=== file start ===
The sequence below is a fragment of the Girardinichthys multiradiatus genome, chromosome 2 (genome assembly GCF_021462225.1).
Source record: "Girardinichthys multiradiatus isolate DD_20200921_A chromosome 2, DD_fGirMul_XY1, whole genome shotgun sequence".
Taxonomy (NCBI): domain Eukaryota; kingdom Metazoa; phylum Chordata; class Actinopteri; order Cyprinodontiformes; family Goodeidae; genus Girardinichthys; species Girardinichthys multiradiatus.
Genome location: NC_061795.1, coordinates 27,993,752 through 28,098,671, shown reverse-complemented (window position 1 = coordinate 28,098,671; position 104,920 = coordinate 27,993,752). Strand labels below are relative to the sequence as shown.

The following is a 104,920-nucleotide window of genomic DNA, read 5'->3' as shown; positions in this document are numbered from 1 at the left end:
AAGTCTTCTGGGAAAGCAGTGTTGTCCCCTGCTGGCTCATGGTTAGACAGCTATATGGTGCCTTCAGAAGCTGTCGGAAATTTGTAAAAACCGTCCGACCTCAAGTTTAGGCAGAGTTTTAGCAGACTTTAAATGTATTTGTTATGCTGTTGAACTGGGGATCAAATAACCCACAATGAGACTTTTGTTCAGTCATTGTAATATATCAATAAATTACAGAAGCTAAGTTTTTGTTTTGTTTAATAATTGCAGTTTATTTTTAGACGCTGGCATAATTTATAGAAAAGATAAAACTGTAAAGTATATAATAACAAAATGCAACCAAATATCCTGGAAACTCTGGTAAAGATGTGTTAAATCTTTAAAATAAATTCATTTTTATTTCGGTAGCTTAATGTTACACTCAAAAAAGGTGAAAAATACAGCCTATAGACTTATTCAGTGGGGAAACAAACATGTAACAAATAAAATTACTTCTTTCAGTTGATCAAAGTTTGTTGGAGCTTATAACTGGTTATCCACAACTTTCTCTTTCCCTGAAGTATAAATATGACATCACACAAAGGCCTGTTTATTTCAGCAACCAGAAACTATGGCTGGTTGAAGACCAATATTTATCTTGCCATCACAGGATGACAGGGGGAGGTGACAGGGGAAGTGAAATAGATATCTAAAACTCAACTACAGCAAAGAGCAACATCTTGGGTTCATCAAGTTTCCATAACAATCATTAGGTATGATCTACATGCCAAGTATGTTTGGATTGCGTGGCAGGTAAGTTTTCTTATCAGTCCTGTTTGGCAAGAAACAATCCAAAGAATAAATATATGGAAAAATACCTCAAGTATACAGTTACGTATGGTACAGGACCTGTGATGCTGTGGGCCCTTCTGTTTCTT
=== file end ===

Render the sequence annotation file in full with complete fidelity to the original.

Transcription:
The sequence below is a fragment of the Girardinichthys multiradiatus genome, chromosome 2 (genome assembly GCF_021462225.1).
Source record: "Girardinichthys multiradiatus isolate DD_20200921_A chromosome 2, DD_fGirMul_XY1, whole genome shotgun sequence".
Taxonomy (NCBI): domain Eukaryota; kingdom Metazoa; phylum Chordata; class Actinopteri; order Cyprinodontiformes; family Goodeidae; genus Girardinichthys; species Girardinichthys multiradiatus.
Genome location: NC_061795.1, coordinates 27,993,752 through 28,098,671, shown reverse-complemented (window position 1 = coordinate 28,098,671; position 104,920 = coordinate 27,993,752). Strand labels below are relative to the sequence as shown.

The following is a 104,920-nucleotide window of genomic DNA, read 5'->3' as shown; positions in this document are numbered from 1 at the left end:
AAGTCTTCTGGGAAAGCAGTGTTGTCCCCTGCTGGCTCATGGTTAGACAGCTATATGGTGCCTTCAGAAGCTGTCGGAAATTTGTAAAAACCGTCCGACCTCAAGTTTAGGCAGAGTTTTAGCAGACTTTAAATGTATTTGTTATGCTGTTGAACTGGGGATCAAATAACCCACAATGAGACTTTTGTTCAGTCATTGTAATATATCAATAAATTACAGAAGCTAAGTTTTTGTTTTGTTTAATAATTGCAGTTTATTTTTAGACGCTGGCATAATTTATAGAAAAGATAAAACTGTAAAGTATATAATAACAAAATGCAACCAAATATCCTGGAAACTCTGGTAAAGATGTGTTAAATCTTTAAAATAAATTCATTTTTATTTCGGTAGCTTAATGTTACACTCAAAAAAGGTGAAAAATACAGCCTATAGACTTATTCAGTGGGGAAACAAACATGTAACAAATAAAATTACTTCTTTCAGTTGATCAAAGTTTGTTGGAGCTTATAACTGGTTATCCACAACTTTCTCTTTCCCTGAAGTATAAATATGACATCACACAAAGGCCTGTTTATTTCAGCAACCAGAAACTATGGCTGGTTGAAGACCAATATTTATCTTGCCATCACAGGATGACAGGGGGAGGTGACAGGGGAAGTGAAATAGATATCTAAAACTCAACTACAGCAAAGAGCAACATCTTGGGTTCATCAAGTTTCCATAACAATCATTAGGTATGATCTACATGCCAAGTATGTTTGGATTGCGTGGCAGGTAAGTTTTCTTATCAGTCCTGTTTGGCAAGAAACAATCCAAAGAATAAATATATGGAAAAATACCTCAAGTATACAGTTACGTATGGTACAGGACCTGTGATGCTGTGGGCCCTTCTGTTTCTT